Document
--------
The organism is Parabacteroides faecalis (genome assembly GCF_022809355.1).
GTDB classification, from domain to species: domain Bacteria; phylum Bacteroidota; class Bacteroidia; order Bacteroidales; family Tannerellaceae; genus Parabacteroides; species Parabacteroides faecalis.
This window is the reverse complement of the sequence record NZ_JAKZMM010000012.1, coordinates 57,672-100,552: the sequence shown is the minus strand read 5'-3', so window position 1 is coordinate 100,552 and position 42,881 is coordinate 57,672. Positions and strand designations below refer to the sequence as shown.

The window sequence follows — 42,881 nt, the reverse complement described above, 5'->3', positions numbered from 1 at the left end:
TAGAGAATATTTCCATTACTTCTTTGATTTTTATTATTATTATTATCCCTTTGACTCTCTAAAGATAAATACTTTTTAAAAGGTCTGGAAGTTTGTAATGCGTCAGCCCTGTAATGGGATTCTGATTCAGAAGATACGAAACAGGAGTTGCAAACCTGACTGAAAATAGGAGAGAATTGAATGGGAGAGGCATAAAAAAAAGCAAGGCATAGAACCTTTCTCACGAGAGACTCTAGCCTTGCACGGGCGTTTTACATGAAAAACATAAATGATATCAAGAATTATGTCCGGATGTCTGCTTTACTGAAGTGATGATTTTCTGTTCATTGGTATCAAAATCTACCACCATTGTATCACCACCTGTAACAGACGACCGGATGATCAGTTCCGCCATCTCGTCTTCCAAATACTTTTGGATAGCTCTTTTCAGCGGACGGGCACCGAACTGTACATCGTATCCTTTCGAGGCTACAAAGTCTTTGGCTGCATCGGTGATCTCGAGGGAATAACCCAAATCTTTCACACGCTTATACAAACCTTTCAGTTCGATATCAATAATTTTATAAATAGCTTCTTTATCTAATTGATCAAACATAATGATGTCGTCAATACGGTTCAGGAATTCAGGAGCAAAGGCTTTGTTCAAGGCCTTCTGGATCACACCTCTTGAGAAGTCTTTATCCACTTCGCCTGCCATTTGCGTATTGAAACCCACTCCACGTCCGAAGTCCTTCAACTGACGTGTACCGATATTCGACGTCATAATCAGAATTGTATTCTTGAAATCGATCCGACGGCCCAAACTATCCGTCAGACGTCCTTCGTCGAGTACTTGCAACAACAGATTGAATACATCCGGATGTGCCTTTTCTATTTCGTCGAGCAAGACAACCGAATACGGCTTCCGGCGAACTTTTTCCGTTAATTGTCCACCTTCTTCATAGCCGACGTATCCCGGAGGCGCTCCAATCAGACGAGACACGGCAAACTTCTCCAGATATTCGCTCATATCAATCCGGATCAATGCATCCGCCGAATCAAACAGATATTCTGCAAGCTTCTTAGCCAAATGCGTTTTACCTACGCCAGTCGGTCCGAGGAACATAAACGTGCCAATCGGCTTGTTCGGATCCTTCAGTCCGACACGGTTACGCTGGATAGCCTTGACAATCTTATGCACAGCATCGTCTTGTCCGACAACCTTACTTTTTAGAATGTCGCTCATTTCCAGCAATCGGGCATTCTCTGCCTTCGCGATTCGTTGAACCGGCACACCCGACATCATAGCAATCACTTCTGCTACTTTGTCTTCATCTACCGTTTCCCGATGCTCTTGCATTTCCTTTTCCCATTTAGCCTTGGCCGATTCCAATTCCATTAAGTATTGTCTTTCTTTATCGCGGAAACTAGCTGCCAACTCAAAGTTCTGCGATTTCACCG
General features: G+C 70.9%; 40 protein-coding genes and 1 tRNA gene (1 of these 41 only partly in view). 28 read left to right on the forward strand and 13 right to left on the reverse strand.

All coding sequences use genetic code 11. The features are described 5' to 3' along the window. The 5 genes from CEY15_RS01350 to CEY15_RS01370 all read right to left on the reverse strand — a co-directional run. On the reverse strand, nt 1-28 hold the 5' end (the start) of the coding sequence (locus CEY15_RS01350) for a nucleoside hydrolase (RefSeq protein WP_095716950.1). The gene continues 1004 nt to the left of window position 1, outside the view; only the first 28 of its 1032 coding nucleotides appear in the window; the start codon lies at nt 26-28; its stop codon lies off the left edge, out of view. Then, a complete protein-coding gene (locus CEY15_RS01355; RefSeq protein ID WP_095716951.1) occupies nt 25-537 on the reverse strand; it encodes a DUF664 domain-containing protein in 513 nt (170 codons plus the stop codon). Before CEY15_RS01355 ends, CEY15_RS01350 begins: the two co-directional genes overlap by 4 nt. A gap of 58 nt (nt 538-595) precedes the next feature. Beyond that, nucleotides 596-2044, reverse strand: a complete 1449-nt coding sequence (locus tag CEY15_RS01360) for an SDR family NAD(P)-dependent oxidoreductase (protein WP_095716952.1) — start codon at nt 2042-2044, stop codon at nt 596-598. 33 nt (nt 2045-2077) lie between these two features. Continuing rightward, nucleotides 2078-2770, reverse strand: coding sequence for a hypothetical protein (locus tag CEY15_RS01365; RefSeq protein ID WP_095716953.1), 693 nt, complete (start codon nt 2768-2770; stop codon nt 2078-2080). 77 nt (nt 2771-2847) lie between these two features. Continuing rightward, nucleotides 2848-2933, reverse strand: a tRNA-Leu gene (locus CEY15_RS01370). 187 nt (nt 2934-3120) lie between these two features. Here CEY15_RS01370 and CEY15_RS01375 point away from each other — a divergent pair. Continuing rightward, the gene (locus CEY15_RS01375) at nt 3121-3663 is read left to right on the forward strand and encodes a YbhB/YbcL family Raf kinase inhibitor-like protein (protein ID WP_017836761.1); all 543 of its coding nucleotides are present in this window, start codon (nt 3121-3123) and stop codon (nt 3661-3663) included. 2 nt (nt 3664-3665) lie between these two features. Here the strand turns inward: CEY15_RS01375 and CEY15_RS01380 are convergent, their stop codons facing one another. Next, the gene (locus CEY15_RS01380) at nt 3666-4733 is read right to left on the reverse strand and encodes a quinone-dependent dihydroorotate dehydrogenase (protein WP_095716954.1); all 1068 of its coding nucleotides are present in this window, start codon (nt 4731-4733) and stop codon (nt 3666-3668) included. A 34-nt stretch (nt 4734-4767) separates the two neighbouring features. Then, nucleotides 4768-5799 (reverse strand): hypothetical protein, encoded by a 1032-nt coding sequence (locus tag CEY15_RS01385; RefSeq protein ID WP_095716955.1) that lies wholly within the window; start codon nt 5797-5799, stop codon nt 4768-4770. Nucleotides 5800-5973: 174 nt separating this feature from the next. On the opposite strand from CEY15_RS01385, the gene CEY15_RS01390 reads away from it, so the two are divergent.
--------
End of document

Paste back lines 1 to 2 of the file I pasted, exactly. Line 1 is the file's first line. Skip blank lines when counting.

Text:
The organism is Parabacteroides faecalis (genome assembly GCF_022809355.1).
GTDB classification, from domain to species: domain Bacteria; phylum Bacteroidota; class Bacteroidia; order Bacteroidales; family Tannerellaceae; genus Parabacteroides; species Parabacteroides faecalis.